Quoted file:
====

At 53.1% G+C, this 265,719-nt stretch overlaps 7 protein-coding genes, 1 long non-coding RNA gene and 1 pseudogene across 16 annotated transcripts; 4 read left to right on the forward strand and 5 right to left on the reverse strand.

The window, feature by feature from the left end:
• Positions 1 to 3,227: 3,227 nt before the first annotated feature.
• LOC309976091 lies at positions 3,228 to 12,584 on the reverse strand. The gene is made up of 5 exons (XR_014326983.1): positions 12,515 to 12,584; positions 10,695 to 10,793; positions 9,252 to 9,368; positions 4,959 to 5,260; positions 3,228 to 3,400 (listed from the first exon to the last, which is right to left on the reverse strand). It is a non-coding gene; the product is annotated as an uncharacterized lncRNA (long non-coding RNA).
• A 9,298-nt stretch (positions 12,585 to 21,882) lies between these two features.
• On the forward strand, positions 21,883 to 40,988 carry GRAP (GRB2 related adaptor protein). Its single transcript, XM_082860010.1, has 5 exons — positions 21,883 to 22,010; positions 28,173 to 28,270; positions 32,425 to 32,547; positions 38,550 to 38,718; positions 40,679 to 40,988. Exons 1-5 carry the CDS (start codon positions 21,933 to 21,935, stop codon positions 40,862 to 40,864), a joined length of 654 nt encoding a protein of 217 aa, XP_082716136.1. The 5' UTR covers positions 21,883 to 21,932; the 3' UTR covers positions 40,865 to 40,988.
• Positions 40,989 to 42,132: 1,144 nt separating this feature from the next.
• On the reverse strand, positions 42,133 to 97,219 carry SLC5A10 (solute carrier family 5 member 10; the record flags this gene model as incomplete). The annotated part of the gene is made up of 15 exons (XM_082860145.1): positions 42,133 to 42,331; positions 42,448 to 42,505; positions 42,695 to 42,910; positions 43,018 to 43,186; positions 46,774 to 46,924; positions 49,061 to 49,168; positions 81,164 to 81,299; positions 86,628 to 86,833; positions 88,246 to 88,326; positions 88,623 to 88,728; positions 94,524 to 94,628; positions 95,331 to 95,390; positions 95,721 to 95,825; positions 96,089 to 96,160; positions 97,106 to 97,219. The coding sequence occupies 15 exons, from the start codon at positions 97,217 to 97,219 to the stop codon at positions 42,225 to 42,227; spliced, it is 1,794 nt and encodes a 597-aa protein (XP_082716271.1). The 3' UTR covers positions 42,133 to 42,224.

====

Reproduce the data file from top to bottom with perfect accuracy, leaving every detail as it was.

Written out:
At 53.1% G+C, this 265,719-nt stretch overlaps 7 protein-coding genes, 1 long non-coding RNA gene and 1 pseudogene across 16 annotated transcripts; 4 read left to right on the forward strand and 5 right to left on the reverse strand.

The window, feature by feature from the left end:
• Positions 1 to 3,227: 3,227 nt before the first annotated feature.
• LOC309976091 lies at positions 3,228 to 12,584 on the reverse strand. The gene is made up of 5 exons (XR_014326983.1): positions 12,515 to 12,584; positions 10,695 to 10,793; positions 9,252 to 9,368; positions 4,959 to 5,260; positions 3,228 to 3,400 (listed from the first exon to the last, which is right to left on the reverse strand). It is a non-coding gene; the product is annotated as an uncharacterized lncRNA (long non-coding RNA).
• A 9,298-nt stretch (positions 12,585 to 21,882) lies between these two features.
• On the forward strand, positions 21,883 to 40,988 carry GRAP (GRB2 related adaptor protein). Its single transcript, XM_082860010.1, has 5 exons — positions 21,883 to 22,010; positions 28,173 to 28,270; positions 32,425 to 32,547; positions 38,550 to 38,718; positions 40,679 to 40,988. Exons 1-5 carry the CDS (start codon positions 21,933 to 21,935, stop codon positions 40,862 to 40,864), a joined length of 654 nt encoding a protein of 217 aa, XP_082716136.1. The 5' UTR covers positions 21,883 to 21,932; the 3' UTR covers positions 40,865 to 40,988.
• Positions 40,989 to 42,132: 1,144 nt separating this feature from the next.
• On the reverse strand, positions 42,133 to 97,219 carry SLC5A10 (solute carrier family 5 member 10; the record flags this gene model as incomplete). The annotated part of the gene is made up of 15 exons (XM_082860145.1): positions 42,133 to 42,331; positions 42,448 to 42,505; positions 42,695 to 42,910; positions 43,018 to 43,186; positions 46,774 to 46,924; positions 49,061 to 49,168; positions 81,164 to 81,299; positions 86,628 to 86,833; positions 88,246 to 88,326; positions 88,623 to 88,728; positions 94,524 to 94,628; positions 95,331 to 95,390; positions 95,721 to 95,825; positions 96,089 to 96,160; positions 97,106 to 97,219. The coding sequence occupies 15 exons, from the start codon at positions 97,217 to 97,219 to the stop codon at positions 42,225 to 42,227; spliced, it is 1,794 nt and encodes a 597-aa protein (XP_082716271.1). The 3' UTR covers positions 42,133 to 42,224.